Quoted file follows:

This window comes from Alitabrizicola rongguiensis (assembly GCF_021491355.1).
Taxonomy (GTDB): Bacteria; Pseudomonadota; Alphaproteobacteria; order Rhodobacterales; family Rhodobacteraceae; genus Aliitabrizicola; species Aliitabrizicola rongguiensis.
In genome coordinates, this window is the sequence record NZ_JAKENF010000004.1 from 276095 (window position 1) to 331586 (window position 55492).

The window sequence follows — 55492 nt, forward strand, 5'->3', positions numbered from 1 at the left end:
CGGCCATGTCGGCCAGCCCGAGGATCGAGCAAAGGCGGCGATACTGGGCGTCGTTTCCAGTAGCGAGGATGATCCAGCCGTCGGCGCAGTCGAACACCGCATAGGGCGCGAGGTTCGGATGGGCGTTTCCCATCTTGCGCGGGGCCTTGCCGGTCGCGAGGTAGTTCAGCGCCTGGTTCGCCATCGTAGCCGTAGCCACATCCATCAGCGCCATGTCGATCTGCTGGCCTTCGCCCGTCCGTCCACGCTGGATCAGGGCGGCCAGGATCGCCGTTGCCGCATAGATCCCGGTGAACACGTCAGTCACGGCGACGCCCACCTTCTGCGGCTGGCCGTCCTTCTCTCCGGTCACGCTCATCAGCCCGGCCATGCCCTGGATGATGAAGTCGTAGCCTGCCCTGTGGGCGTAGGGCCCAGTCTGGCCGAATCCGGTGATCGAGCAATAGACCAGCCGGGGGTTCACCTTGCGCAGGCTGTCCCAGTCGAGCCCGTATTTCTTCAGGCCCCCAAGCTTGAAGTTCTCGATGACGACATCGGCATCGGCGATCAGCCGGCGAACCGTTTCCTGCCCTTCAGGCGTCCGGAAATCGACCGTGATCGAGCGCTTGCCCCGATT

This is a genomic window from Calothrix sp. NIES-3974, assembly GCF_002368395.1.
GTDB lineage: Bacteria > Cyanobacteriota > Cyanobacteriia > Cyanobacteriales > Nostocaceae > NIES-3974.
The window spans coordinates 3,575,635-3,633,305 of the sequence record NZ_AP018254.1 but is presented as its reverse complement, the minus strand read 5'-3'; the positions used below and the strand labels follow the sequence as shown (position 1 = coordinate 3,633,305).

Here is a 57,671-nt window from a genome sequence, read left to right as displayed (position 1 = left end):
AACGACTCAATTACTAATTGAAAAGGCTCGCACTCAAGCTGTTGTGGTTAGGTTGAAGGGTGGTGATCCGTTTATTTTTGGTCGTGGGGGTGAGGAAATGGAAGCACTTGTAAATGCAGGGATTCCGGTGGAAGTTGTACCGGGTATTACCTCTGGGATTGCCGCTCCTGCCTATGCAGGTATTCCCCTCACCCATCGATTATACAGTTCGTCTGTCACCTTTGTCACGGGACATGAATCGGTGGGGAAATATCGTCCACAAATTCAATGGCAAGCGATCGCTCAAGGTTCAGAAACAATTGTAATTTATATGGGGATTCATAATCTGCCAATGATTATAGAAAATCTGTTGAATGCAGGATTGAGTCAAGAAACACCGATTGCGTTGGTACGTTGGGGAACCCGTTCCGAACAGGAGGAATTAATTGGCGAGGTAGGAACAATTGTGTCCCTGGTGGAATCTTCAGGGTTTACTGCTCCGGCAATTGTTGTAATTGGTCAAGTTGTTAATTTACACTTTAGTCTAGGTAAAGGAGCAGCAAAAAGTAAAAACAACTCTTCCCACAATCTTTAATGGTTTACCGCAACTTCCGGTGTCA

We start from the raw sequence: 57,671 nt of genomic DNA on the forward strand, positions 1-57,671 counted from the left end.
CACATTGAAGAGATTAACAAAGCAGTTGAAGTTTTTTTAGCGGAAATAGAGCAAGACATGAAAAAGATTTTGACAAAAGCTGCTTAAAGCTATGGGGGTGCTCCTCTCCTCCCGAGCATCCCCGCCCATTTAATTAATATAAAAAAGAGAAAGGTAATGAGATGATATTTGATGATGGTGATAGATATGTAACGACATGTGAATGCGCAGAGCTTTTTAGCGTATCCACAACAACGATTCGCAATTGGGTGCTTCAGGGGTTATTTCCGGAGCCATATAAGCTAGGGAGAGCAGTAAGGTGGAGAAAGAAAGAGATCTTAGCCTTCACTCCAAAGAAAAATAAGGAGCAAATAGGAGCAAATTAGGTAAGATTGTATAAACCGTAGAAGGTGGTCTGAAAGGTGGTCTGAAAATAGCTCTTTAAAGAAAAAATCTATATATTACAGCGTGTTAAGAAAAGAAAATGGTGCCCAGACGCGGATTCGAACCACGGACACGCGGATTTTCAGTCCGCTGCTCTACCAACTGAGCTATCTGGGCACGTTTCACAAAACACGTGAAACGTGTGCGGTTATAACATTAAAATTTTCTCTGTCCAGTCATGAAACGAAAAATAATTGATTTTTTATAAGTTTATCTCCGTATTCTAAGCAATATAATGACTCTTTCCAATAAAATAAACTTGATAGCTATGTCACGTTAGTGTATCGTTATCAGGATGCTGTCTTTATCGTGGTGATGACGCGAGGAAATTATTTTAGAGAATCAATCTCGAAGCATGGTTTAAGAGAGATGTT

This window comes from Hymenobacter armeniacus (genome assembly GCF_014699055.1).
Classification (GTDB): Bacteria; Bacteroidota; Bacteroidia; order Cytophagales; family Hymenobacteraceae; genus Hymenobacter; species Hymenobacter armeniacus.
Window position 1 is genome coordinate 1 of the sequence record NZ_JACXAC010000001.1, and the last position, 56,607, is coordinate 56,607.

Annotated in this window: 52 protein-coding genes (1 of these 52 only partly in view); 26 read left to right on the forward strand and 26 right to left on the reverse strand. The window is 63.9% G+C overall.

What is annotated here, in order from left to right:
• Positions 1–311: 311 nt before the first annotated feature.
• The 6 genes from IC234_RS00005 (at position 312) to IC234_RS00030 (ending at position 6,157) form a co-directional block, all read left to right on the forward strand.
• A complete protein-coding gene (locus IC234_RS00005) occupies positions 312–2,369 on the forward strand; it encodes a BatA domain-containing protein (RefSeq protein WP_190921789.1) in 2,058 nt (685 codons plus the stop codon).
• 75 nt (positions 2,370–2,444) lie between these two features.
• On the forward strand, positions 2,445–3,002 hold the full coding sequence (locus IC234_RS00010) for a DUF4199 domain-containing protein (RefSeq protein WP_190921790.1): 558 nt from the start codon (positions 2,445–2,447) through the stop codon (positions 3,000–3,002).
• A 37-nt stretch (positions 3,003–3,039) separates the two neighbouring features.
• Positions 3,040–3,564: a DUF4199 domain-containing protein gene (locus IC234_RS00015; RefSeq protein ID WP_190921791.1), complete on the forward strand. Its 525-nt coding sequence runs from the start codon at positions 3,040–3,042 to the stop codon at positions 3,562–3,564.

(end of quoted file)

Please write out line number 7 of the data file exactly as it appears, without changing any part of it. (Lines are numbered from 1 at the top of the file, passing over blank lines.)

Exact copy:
GTDB lineage: Bacteria > Cyanobacteriota > Cyanobacteriia > Cyanobacteriales > Nostocaceae > NIES-3974.